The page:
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  • Writer's pictureCoach Matt Pippin

Save Your Shoulders With These 2 Bench Press Alternatives

How sick are you of being told to stop benching because your shoulders are always hurting? There’s gotta be another way to give your shoulders a break without giving up benching completely, right?

You’re in luck because in today’s coaching, I’m not going to tell you NOT to bench…I’m going to give you a couple of alternatives to keep your bench gains while you’re working on that shoulder mobility.


With a typical bench, as you descend toward your chest, the shoulder mobility requirements go up, so the closer the bar gets to your chest, the more internal rotation of the shoulder it requires and that’s what’s aggravating it. Simple as that.


What I love about these alternatives is that they’ll not only preserve your shoulders while you work on that mobility, they’ll also help you work new lines of tissue and break through sticking points. Isn’t multi-tasking the best?

Option #1: Netural Grip Dumbbell Press

Neutral grip dumbbell presses are a great shoulder friendly bench press alternative where we use some different shoulder patterns to build strength, while avoiding movements that are causing you pain.

What happens is, as you start to descend with a traditional bench press, the shoulder mobility requirements go up. The closer the bar gets to your chest, it requires more internal rotation of your shoulder and that's where the pain sets in. By using a pair of dumbbells with a neutral grip, we're eliminating all of that.

How to Perform a Neutral Grip Dumbbell Press

  • Grab dumbbells and get into your normal bench press setup

  • Holding the dumbbells with a neutral grip (your palms facing each other), push up and hold the dumbbells directly over your shoulders

  • Slowly descend and pause where you feel safe, with your wrists directly over your elbows

  • Push back up and repeat

Equipment needed: 2 dumbbells weighing a little less than if you were doing a regular flat dumbbell press because this neutral grip can feel a little funky until you get used to it.

The best shoulder friendly bench press alternative

Option #2: Barbell Press With Pause

With this variation, you'll bench with a regular barbell, but will eliminate the amount of depth we typically use. Don't worry, you get a ton of strength benefits from holding the position at the bottom, which is usually where people get stuck when benching. It's great because you're killing two birds with one stone by being able to continue benching while you work on your shoulders, and when they're better, you'll blast through that nasty sticking point at the bottom.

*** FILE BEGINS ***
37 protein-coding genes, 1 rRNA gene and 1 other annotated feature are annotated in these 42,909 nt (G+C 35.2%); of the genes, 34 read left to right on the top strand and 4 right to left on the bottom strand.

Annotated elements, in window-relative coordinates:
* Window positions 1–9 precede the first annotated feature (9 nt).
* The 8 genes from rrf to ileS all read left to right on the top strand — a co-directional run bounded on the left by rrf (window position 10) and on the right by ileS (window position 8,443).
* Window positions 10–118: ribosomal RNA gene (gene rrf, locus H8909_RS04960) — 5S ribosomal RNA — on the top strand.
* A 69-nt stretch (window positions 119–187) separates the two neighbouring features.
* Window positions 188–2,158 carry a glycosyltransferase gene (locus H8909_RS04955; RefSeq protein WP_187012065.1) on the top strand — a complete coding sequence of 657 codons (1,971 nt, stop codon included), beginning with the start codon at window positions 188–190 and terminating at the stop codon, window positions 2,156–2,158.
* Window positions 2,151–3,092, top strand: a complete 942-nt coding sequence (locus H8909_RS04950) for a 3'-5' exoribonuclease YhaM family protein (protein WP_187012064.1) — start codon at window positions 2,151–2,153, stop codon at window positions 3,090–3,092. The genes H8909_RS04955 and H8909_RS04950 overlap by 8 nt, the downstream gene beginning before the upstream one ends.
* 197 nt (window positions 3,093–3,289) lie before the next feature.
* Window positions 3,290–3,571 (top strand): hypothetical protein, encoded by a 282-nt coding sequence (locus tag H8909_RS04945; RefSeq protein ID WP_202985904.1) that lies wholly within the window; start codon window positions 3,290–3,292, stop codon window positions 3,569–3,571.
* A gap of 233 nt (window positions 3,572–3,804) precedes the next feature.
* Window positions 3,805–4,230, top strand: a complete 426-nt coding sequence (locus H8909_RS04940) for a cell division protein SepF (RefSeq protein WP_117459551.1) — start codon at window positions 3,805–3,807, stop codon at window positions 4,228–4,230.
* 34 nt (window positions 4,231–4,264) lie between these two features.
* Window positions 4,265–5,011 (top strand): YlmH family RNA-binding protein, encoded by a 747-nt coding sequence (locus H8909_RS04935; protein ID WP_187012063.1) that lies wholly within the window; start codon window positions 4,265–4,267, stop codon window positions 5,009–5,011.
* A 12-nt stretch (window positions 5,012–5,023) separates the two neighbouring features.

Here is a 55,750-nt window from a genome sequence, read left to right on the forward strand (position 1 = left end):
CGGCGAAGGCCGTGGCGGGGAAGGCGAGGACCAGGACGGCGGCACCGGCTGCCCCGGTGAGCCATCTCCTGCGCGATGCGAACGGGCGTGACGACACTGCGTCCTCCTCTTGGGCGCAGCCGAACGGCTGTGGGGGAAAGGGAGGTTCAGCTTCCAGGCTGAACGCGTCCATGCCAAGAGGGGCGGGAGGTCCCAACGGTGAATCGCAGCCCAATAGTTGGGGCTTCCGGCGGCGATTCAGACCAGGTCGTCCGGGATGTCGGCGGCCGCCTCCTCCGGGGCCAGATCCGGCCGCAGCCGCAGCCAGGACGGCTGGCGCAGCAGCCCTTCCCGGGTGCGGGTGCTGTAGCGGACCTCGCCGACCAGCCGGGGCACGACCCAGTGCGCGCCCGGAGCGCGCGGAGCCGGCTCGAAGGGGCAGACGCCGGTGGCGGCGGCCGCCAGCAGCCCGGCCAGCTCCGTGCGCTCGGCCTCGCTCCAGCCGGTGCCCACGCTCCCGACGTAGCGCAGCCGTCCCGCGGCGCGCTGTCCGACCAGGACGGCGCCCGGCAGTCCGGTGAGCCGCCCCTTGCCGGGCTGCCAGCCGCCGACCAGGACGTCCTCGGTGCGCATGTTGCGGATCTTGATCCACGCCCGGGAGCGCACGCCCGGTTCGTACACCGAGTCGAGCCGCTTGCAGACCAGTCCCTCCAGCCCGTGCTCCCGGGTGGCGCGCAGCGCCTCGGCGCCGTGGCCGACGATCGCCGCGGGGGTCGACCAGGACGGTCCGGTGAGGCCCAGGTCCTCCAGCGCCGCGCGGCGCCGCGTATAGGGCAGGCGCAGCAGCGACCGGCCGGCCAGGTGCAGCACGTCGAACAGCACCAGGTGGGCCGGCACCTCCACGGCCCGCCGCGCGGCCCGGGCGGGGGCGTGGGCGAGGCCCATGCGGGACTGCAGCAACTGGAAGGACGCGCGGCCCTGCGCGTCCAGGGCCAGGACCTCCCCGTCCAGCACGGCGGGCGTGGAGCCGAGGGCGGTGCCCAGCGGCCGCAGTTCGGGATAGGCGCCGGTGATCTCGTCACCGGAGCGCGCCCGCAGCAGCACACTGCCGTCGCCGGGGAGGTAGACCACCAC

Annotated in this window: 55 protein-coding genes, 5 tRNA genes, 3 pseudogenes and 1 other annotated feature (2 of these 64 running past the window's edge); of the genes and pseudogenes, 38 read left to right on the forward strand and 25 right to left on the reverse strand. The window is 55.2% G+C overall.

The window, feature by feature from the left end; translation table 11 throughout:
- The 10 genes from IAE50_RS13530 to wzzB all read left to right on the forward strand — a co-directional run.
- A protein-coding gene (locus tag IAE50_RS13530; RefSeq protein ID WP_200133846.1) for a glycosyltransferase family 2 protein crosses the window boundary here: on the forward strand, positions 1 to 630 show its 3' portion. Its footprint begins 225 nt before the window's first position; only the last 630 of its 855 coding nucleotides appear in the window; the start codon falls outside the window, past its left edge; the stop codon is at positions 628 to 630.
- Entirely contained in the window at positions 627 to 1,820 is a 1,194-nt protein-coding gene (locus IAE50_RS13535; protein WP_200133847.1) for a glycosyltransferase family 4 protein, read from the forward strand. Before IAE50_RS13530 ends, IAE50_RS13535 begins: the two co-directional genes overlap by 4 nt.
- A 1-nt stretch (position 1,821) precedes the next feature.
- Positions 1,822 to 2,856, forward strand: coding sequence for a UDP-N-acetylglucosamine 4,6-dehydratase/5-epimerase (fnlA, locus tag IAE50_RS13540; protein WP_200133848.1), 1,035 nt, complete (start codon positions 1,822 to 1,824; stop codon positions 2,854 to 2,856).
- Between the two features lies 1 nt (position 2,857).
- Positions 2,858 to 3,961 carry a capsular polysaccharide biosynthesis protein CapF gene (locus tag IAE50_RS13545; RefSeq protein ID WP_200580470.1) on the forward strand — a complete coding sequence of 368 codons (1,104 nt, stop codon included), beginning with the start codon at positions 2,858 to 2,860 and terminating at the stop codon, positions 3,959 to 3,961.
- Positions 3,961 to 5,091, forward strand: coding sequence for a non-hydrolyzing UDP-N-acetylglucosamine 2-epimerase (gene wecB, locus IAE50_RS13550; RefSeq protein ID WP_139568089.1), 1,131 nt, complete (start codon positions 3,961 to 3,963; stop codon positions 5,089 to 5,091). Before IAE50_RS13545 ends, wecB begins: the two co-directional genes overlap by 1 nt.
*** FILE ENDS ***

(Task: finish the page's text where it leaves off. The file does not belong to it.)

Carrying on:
How to Perform a Barbell Press With Pause

  • Get into your normal bench press setup

  • Slowly descend and stop when the bar is 4-6 inches off of your chest

  • Hold here for a 2-count

  • Explode out of the movement as you push up

  • Reset your bench position at the top and repeat

Equipment needed: A barbell with a little less weight than you'd normally use since you'll be holding the weight at the bottom.

The best bench press alternative for shoulder pain


You need to realize you have a mobility problem going on in those shoulders. We dive into the details on that in this blog on how to deal with shoulder pain from benching or push ups, but in the meantime, I’ve put together my go-to-mobility tools you can get for free in the link below and it includes the best shoulder exercise you can do…right now…to eliminate that shoulder pain.



It's understandable to be super frustrated with this shoulder pain, especially if you've tried a bunch of things. I can't tell you how many clients I've worked with that have the same story and are sick of the setbacks, which is why I've spent a lot of time sharing resources on the topic.



Matt is a Strength and Mobility Coach with over 15 years experience in his field and has coached over a thousand professional, collegiate and everyday athletes with the goal to help them move, feel and perform at their highest level. He's incredibly passionate about bringing simple and effective online mobility training programs to everyone who wants to take control of their self care and make lasting change. CLICK HERE to learn more.


  • NSCA Certified Strength and Conditioning Specialist

  • Level 3: Fascial Stretch Specialist

  • Level 1: Institute of Motion Health Coach

  • Certified FRC Mobility Specialist (FRCms)

  • Level 1 Kinstretch Instructor

  • Weck Method Qualified


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